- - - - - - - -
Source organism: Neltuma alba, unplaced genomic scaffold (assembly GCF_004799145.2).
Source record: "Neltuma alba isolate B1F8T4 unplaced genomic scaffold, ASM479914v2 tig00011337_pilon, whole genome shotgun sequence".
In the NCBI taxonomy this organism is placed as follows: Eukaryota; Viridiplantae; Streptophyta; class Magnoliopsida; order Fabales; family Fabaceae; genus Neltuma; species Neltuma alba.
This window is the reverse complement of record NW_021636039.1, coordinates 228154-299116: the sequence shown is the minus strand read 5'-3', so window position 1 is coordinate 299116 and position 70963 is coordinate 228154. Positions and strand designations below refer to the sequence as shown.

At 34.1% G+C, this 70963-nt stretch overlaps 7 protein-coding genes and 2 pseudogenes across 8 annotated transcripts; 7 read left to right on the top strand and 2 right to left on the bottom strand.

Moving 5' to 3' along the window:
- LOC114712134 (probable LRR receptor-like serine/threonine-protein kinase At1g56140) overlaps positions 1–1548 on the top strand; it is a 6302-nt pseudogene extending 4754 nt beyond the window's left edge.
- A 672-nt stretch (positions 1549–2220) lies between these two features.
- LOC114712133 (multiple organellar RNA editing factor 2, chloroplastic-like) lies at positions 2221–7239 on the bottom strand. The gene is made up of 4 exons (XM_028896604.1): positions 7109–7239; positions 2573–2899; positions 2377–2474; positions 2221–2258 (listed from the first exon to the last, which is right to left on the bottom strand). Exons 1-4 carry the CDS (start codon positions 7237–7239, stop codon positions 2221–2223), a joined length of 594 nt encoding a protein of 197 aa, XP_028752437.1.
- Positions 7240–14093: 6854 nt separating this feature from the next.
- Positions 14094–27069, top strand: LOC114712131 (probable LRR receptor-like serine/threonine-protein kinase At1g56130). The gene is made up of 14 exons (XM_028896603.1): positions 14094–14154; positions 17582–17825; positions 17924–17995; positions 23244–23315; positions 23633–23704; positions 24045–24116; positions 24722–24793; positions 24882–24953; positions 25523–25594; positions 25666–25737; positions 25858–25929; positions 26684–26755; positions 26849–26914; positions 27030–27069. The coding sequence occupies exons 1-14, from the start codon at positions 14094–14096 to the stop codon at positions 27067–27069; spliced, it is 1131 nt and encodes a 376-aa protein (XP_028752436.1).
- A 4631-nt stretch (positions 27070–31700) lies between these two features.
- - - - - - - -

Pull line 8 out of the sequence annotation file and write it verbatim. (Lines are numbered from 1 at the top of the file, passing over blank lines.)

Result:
- A 672-nt stretch (positions 1549–2220) lies between these two features.